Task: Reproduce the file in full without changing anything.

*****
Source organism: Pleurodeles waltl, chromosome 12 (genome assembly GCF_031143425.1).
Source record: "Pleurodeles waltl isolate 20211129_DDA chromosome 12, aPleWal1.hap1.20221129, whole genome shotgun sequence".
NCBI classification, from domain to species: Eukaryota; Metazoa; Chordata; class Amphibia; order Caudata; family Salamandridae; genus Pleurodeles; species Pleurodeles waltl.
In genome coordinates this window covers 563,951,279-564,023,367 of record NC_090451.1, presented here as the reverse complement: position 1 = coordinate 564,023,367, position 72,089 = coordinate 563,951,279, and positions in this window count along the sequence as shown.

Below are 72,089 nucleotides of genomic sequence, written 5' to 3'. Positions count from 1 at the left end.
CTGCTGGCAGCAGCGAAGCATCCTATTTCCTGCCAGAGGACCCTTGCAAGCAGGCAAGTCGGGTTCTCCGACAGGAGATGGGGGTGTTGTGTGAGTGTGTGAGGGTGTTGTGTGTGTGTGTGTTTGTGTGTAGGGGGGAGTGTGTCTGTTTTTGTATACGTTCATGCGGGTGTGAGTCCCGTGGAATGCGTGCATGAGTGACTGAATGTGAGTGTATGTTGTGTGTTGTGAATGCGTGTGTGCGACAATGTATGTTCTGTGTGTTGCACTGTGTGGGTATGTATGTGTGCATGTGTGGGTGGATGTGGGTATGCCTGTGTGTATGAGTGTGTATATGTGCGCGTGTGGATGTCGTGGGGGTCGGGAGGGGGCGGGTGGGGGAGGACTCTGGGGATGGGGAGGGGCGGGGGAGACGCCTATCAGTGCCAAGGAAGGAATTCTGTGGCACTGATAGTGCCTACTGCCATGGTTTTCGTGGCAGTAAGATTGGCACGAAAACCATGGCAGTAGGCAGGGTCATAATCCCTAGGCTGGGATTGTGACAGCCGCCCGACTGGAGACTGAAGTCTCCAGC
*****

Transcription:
Source organism: Pleurodeles waltl, chromosome 12 (genome assembly GCF_031143425.1).
Source record: "Pleurodeles waltl isolate 20211129_DDA chromosome 12, aPleWal1.hap1.20221129, whole genome shotgun sequence".
NCBI classification, from domain to species: Eukaryota; Metazoa; Chordata; class Amphibia; order Caudata; family Salamandridae; genus Pleurodeles; species Pleurodeles waltl.
In genome coordinates this window covers 563,951,279-564,023,367 of record NC_090451.1, presented here as the reverse complement: position 1 = coordinate 564,023,367, position 72,089 = coordinate 563,951,279, and positions in this window count along the sequence as shown.

Below are 72,089 nucleotides of genomic sequence, written 5' to 3'. Positions count from 1 at the left end.
CTGCTGGCAGCAGCGAAGCATCCTATTTCCTGCCAGAGGACCCTTGCAAGCAGGCAAGTCGGGTTCTCCGACAGGAGATGGGGGTGTTGTGTGAGTGTGTGAGGGTGTTGTGTGTGTGTGTGTTTGTGTGTAGGGGGGAGTGTGTCTGTTTTTGTATACGTTCATGCGGGTGTGAGTCCCGTGGAATGCGTGCATGAGTGACTGAATGTGAGTGTATGTTGTGTGTTGTGAATGCGTGTGTGCGACAATGTATGTTCTGTGTGTTGCACTGTGTGGGTATGTATGTGTGCATGTGTGGGTGGATGTGGGTATGCCTGTGTGTATGAGTGTGTATATGTGCGCGTGTGGATGTCGTGGGGGTCGGGAGGGGGCGGGTGGGGGAGGACTCTGGGGATGGGGAGGGGCGGGGGAGACGCCTATCAGTGCCAAGGAAGGAATTCTGTGGCACTGATAGTGCCTACTGCCATGGTTTTCGTGGCAGTAAGATTGGCACGAAAACCATGGCAGTAGGCAGGGTCATAATCCCTAGGCTGGGATTGTGACAGCCGCCCGACTGGAGACTGAAGTCTCCAGC